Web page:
At the end of March, oil prices had cratered by more than half over the course of that month, according to the Financial Times. With the virus bringing jets, cars and factories to a screeching halt, demand dropped more than it ever had in history. At its worst, prices dropped below the key psychological barrier of $20 a barrel. Oil lost 24% of its value on a single Wednesday as prices reached lows not seen since the run-up to the Iraq War in 2002.
Worldwide Airline Revenues: $314 Billion Decline
Much of the reason for oil’s freefall can be traced to a year-over-year decline in flights that breached 90% in some countries. According to data from Statista, flights worldwide declined by more than 65% in June compared to the same month in 2019, and the industry as a whole is expected to lose $314 billion in revenues on the year.
Consumer Confidence Index: 46-Point Decline
The Consumer Confidence Index is a key economic indicator, and it recently offered some welcome news when it jumped above 100 in September for the first time since the start of the coronavirus crisis. Before the pandemic, it was floating at a now-enviable 132.6, but by August it was down 46 points to 86.6. Anything below 100 represents a collectively jittery consumer sentiment.
Permanent Business Closures: Increase of 97,966
In September, Yelp released its 2020 Local Economic Impact Report. As of the end of August, 163,735 businesses had closed since the beginning of the pandemic on March 1. The report concluded that 97,966 of those businesses were not reopening. That means about 60% of all the businesses shuttered by COVID-19 will go down as permanent closures.
Food Bank Recipients: 20% Increase
In July, Feeding America reported that between March and June, the country’s food banks served 1.9 billion people struggling with food shortages. That’s an increase of 20% over the same time last year, which means that 6 billion meals will be needed to serve that same population in a year as the crisis is now threatening 1 in 6 Americans with hunger.
US COVID-19 Cases: Increase of 7.4 Million
According to the Centers for Disease Control and Prevention, America’s first coronavirus case was confirmed on Jan. 20. By the end of February, 60 cases had been confirmed. More than 184,000 cases had been confirmed just one month later at the end of March, and by the time this article was written in early October, the U.S. was grappling with roughly 7.4 million confirmed cases of COVID-19.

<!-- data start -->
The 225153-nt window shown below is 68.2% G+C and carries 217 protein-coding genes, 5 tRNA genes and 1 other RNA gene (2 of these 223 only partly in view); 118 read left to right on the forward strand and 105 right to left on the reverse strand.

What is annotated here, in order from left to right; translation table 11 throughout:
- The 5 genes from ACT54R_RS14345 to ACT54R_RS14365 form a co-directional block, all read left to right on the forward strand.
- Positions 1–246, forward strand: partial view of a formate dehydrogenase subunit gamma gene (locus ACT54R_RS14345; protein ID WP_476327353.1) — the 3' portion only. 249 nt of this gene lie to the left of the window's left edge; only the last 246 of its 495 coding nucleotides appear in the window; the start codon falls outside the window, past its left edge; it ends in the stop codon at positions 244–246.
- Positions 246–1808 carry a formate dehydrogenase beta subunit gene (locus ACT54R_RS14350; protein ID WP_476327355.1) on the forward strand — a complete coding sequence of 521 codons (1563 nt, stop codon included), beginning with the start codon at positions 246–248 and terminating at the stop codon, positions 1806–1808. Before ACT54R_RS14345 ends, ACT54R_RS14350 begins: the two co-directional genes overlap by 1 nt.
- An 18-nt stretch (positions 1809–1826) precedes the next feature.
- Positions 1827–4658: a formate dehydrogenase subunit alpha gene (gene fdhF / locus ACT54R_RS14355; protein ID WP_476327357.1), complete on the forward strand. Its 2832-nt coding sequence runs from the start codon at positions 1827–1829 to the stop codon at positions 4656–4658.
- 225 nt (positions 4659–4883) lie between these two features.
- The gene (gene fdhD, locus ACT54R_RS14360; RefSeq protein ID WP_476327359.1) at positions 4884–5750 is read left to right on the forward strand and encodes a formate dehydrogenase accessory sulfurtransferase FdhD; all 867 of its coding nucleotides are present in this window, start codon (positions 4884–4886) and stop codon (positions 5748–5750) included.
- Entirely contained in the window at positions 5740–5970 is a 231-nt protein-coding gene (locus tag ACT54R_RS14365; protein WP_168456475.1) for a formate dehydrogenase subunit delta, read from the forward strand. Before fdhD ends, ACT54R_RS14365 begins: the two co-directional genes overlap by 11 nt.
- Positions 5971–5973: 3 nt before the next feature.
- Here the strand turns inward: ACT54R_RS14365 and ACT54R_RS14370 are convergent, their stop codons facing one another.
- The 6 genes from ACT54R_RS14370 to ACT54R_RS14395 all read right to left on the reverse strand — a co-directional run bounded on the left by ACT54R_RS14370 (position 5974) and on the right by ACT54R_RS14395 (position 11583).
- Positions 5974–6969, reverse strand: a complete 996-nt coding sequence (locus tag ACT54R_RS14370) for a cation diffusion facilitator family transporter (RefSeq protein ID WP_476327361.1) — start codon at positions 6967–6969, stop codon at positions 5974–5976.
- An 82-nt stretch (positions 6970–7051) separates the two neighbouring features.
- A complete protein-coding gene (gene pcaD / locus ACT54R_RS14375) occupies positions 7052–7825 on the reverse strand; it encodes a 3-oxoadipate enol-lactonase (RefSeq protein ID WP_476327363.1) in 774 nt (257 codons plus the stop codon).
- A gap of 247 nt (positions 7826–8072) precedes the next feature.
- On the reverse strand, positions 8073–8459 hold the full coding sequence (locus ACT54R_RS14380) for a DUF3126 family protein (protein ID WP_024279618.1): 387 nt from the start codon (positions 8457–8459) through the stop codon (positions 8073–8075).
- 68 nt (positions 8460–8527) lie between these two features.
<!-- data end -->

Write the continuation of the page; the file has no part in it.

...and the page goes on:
US Coronavirus Deaths: Increase of 210,000
It’s now known that America’s first COVID-19 fatality occurred on Feb. 6 in Santa Clara County in California’s Bay Area — not at the end of the month as previously believed. By the time this article was written in early October, that number had soared to roughly 210,000 with no vaccine, no national containment strategy, no end in sight and no one truly safe, even the president of the United States.
Wealth of America’s Billionaires: $637 Billion Increase
It seems that for America’s three-comma club, the economy is always good. According to Business Insider, the TARP program gave 90% of federal relief dollars to banks and corporations and just 10% to homeowners during the Great Recession a dozen years ago. That same pattern emerged again during the COVID-19 crisis, only this time, big, publicly-traded corporations were allowed to gobble up hundreds of millions of dollars in funds meant to keep small businesses afloat. Also like the Great Recession, when the stock market bounced back, the rich were flush with cash to take advantage of the rebound while 40 million Americans were out of work and 40% didn’t have enough cash to cover a $400 emergency.
Projected Votes Cast: 10 Million-Plus Increase
According to Brookings, it’s possible and even likely that the 2020 election will witness “once-in-a-century, massive turnout” among voters. Recent Pew research reveals a huge uptick in voter engagement and a deep-seated belief among large and nearly equal percentages of voters in both parties that the stakes are higher than they’ve ever been. With a sharply divided electorate united only in the belief that the future of the country is on the line, it’s quite possible that 145 million votes will be cast this fall as opposed to 133 million in 2016, according to Brookings.
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This article originally appeared on GOBankingRates.com: Before You Vote, See the Eye-Popping Numbers Behind the Coronavirus Recession